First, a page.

Real people who took the law into their own hands.
In a move that reportedly threw a small town in the African country Ghana into chaos, the ghost of a dead man possessed a woman and performed a citizen’s arrest of the fetish priest who was allegedly responsible for his mysterious and untimely demise.
The 1933 kidnapping and subsequent murder of popular, attractive young man Brooke Hart, 22, so angered the people of San Jose, California, that on November 26, a mob over 5000 strong stormed the jail and lynched the suspects.
From our friends at The Daily Dot: When two sisters slammed an anti-pedophile group for naming-and-shaming a suspect who later took his own life, the vigilantes turned their attention towards the siblings with threats that left them fearing for their safety.
On August 30, 1985, “Night Stalker” Richard Ramirez tried to steal a car, but was captured and beaten by an angry mob, who recognized his photo from a police handout. Ironically, it was the police who, by arresting him, rescued the serial killer from the people. He was charged with thirteen murders.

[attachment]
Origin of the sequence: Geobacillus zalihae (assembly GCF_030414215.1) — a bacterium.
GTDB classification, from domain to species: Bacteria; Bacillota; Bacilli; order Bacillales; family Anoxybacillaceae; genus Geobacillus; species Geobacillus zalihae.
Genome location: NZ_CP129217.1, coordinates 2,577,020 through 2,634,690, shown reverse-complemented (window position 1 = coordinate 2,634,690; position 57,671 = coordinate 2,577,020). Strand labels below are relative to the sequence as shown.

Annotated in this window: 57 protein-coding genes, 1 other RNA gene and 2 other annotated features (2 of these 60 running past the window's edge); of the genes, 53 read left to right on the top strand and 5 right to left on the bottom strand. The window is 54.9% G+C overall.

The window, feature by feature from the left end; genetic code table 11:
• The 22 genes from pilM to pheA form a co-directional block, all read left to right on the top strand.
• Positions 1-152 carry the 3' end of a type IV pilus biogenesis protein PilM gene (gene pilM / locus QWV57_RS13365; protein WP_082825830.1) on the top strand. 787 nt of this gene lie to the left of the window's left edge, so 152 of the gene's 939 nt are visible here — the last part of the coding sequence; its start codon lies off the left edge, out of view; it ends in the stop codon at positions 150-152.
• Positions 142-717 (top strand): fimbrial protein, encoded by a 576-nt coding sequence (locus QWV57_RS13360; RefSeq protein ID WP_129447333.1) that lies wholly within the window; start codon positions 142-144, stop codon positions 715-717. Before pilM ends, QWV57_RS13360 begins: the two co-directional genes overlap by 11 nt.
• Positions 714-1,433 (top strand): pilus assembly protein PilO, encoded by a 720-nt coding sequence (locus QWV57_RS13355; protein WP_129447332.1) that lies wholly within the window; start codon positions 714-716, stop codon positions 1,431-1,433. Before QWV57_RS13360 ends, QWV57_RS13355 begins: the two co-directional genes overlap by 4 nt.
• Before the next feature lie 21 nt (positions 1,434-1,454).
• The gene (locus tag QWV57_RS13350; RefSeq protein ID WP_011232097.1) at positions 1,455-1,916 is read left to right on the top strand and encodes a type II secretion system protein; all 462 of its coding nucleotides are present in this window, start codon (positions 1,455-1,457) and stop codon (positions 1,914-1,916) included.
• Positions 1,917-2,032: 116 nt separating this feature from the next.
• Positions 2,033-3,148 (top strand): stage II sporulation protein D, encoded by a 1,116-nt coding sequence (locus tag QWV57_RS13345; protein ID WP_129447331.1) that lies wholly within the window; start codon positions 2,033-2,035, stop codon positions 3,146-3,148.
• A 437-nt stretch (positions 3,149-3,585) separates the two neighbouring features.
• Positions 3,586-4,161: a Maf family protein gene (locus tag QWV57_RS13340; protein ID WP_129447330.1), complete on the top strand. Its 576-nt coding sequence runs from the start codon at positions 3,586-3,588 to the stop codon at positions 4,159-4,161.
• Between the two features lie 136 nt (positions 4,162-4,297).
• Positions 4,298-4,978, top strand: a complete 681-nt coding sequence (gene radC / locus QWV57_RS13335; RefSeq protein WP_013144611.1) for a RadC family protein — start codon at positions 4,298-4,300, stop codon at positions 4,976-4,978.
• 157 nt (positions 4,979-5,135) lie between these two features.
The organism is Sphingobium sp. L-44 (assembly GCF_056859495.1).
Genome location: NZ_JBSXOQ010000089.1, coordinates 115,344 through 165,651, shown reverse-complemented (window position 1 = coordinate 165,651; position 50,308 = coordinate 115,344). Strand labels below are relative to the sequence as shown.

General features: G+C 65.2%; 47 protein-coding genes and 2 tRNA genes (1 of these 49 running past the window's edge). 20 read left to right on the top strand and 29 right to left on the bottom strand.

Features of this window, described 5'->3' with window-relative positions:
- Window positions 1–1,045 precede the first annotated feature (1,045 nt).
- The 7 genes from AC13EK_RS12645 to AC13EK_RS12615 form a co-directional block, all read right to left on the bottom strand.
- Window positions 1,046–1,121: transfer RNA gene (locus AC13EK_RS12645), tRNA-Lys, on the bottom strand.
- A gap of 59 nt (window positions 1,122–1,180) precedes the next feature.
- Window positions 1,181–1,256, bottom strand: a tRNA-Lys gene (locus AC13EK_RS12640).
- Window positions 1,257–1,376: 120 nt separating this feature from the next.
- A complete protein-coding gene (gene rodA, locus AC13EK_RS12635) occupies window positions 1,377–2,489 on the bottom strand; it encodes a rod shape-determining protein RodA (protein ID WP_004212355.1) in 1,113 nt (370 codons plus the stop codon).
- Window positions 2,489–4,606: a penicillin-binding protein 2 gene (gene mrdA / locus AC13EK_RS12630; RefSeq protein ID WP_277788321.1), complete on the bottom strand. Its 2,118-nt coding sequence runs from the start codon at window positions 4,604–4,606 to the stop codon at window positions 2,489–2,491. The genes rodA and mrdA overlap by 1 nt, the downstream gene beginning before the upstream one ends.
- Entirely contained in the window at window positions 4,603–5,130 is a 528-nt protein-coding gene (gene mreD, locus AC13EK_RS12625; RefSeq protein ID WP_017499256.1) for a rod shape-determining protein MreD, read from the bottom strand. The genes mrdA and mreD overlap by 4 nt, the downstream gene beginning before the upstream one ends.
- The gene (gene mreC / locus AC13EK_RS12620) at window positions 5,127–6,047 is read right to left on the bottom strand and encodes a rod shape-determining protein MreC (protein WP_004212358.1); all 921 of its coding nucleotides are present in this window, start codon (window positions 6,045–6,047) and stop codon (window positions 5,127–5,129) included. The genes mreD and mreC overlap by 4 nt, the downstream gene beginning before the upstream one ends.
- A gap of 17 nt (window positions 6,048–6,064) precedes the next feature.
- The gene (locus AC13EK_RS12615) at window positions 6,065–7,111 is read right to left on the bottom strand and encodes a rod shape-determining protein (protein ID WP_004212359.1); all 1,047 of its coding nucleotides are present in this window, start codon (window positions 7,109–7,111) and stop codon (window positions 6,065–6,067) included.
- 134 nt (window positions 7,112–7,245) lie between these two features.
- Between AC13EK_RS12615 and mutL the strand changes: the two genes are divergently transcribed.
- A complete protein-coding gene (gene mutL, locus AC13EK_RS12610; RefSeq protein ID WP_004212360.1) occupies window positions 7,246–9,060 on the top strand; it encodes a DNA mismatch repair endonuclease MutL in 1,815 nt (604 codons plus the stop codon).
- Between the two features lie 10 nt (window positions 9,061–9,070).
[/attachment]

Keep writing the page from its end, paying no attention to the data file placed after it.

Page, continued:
Emmett Till, a Chicago teenager who went to visit relatives in Mississippi and wound up lynched for whistling at a married white woman. His case would become a rallying symbol for thousands of Americans hungry for justice.
Villagers in Central Bolivia’s Town of Colquechaca have taken justice into their own hands, burying a suspected rapist and murderer alive, alongside his alleged victim.
The trial is ongoing in the case of four people from Romford, Essex, in England, charged with brutally beating a man to death, exacting vengeance for a rape that seems never to have occurred.
In a crime reminiscent of that of vigilante Michael A. Mullen, also from Washington State, Patrick Drum, who said he was standing up for a belief by seeking out registered sex offenders and killing them, was sentenced after hearing from the victims’ families. As did Mullen, Drum stands by his actions.